Facebook’s embattled stablecoin project Libra is facing new challenges, as the social media giant comes under pressure to take on the growing number of scammers and fraudsters flocking to the project.
Only a matter of weeks since Facebook published its whitepaper, a number of fake accounts and communications around the stablecoin have sprung up, with several fake accounts, profiles and groups claiming to offer fake Libra for sale, The Washington Post reported.
They join an ever-expanding list of fake websites which make similar claims, aiming to dupe unsuspecting investors into buying fraudulent tokens.
The fake profiles and communications often look convincing, featuring Facebook logos and branding, as well as official marketing images and photography associated with the project. According to The Washington Post, Facebook has already been forced to close a number of accounts identified as fakes.
A spokesperson for Facebook said they continually work to identify scams, frauds and fake profiles on their network, noting, “Facebook removes ads and pages that violate our policies when we become aware of them, and we are constantly working to improve detection of scams on our platforms.”
However, Professor Eswar Prasad of Cornell University’s economics faculty said it was ironic that Facebook’s own currency should be hampered by scams on the social network, given its often lackadaisical response to other types of scams on its platforms.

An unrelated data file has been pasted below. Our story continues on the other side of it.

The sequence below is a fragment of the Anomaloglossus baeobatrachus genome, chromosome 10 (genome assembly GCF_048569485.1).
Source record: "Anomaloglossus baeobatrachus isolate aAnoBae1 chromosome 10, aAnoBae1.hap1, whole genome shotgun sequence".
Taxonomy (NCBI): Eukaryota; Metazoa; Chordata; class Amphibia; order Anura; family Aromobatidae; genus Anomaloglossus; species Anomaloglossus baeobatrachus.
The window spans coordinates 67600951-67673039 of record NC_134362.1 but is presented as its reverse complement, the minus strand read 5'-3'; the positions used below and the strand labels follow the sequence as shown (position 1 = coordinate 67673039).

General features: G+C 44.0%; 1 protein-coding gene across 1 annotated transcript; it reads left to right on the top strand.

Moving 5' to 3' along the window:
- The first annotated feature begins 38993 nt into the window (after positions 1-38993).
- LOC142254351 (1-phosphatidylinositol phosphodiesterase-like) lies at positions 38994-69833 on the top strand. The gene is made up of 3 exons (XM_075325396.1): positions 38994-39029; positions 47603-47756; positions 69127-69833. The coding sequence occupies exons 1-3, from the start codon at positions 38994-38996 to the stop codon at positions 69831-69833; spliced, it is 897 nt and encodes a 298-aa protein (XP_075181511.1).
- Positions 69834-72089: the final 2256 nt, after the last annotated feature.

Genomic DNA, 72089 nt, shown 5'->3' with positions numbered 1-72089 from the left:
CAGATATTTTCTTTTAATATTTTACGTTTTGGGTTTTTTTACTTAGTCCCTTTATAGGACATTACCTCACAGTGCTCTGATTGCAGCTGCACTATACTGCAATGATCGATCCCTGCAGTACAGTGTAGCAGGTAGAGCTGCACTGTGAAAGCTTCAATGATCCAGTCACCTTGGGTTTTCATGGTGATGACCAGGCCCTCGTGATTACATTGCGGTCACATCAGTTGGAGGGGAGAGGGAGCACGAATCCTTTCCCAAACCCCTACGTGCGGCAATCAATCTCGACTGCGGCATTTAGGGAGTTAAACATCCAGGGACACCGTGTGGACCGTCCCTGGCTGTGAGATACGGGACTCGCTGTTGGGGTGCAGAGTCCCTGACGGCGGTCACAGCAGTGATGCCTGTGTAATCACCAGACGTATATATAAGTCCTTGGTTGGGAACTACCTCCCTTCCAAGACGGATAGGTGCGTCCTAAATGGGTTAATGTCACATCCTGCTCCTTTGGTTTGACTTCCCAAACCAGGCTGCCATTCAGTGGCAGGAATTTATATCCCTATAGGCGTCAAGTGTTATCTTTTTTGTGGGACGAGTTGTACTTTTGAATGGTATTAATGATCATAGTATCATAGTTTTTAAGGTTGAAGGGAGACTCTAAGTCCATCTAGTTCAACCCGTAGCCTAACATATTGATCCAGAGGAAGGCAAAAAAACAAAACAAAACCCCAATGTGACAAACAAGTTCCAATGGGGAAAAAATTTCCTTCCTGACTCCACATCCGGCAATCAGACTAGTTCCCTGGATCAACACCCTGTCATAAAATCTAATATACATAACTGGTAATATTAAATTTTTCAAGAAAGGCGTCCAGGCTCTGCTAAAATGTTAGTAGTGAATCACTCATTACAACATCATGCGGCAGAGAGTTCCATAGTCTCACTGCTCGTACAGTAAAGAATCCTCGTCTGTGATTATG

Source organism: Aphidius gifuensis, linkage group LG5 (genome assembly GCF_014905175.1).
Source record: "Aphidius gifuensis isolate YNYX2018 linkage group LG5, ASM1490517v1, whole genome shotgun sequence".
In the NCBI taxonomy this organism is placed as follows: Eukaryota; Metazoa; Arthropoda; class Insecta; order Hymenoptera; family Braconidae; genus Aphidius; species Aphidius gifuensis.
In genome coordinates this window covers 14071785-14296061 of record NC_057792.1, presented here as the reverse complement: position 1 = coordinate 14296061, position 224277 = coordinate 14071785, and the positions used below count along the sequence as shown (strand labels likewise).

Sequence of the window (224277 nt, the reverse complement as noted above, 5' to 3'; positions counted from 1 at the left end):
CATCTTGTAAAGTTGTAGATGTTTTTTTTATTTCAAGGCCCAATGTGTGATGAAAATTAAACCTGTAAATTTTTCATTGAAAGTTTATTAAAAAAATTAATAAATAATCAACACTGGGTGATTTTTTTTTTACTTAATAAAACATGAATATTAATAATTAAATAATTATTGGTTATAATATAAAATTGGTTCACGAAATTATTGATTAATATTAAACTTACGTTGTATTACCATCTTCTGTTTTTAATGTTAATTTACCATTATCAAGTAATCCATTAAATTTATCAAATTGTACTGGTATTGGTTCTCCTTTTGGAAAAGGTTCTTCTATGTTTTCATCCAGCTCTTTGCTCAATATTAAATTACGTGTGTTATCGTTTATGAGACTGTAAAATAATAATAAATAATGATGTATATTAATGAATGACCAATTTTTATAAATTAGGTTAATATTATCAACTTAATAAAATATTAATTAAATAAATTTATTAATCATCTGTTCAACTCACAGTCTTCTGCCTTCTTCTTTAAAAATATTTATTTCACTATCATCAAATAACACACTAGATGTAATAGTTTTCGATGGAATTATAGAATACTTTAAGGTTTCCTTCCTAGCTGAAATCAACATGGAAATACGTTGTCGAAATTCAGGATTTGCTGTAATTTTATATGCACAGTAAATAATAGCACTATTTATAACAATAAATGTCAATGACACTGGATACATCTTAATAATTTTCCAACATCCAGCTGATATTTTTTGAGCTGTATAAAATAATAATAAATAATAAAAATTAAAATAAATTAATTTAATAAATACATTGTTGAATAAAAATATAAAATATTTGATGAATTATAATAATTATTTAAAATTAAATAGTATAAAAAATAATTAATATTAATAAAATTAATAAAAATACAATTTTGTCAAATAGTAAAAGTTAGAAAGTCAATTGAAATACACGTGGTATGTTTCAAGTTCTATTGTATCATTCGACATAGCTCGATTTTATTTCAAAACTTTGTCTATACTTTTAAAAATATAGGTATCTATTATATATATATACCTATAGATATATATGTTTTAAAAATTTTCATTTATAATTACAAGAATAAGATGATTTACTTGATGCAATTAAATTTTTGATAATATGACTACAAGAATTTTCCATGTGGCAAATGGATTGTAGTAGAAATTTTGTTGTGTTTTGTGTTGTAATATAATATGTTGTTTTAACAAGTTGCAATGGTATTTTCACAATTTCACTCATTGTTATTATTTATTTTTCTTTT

“There is a deep irony here in Facebook being used as the platform that could undermine trust in the currency Facebook is trying to build trust in,” Prasad told the news outlet.
The problems are the latest to affect the Libra cryptocurrency project, which has come under increasing scrutiny in recent weeks at the hands of regulators and central banks, particularly in Europe and the United States.
While Facebook seeks a global roll-out for the cryptocurrency, numerous regulators have indicated the process may not be as straightforward as Facebook hopes, with concerns around financial and monetary stability amongst the key concerns raised.
With the latest raft of scams now attracting further unwanted attention for Facebook, the social media platform clearly still has work to do to get its stablecoin project off the ground.
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